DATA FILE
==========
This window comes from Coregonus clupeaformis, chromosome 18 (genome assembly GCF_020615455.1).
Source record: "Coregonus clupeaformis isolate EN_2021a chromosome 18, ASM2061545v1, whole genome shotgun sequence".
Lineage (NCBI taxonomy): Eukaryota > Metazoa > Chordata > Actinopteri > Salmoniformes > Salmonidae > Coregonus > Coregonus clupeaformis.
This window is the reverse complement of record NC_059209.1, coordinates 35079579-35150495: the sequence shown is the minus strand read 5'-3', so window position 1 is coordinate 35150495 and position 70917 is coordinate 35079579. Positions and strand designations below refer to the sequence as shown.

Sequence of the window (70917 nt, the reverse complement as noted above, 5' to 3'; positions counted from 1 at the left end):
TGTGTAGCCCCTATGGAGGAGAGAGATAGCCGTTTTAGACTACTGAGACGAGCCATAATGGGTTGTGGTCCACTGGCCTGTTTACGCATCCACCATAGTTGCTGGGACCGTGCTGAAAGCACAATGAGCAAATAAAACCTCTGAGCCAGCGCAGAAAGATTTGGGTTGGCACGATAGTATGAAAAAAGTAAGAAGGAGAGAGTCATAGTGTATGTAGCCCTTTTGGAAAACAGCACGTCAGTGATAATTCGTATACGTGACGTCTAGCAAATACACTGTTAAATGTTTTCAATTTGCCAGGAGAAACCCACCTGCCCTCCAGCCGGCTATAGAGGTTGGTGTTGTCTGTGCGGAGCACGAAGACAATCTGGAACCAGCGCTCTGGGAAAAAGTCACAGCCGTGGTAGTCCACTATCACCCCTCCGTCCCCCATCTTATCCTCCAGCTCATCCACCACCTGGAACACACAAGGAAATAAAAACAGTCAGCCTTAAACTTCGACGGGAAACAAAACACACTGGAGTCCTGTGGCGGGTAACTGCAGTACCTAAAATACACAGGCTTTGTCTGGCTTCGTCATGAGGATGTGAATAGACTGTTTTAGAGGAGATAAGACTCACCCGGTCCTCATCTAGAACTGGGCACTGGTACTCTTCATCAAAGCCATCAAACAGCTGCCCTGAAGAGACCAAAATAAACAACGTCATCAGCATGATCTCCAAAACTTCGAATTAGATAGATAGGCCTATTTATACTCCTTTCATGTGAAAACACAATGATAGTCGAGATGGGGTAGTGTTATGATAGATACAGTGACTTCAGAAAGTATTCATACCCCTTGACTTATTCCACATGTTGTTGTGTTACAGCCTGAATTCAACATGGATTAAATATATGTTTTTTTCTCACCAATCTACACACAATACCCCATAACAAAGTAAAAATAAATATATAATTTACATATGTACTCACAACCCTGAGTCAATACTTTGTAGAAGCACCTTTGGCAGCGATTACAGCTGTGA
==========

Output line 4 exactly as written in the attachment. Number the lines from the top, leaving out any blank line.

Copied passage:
This window is the reverse complement of record NC_059209.1, coordinates 35079579-35150495: the sequence shown is the minus strand read 5'-3', so window position 1 is coordinate 35150495 and position 70917 is coordinate 35079579. Positions and strand designations below refer to the sequence as shown.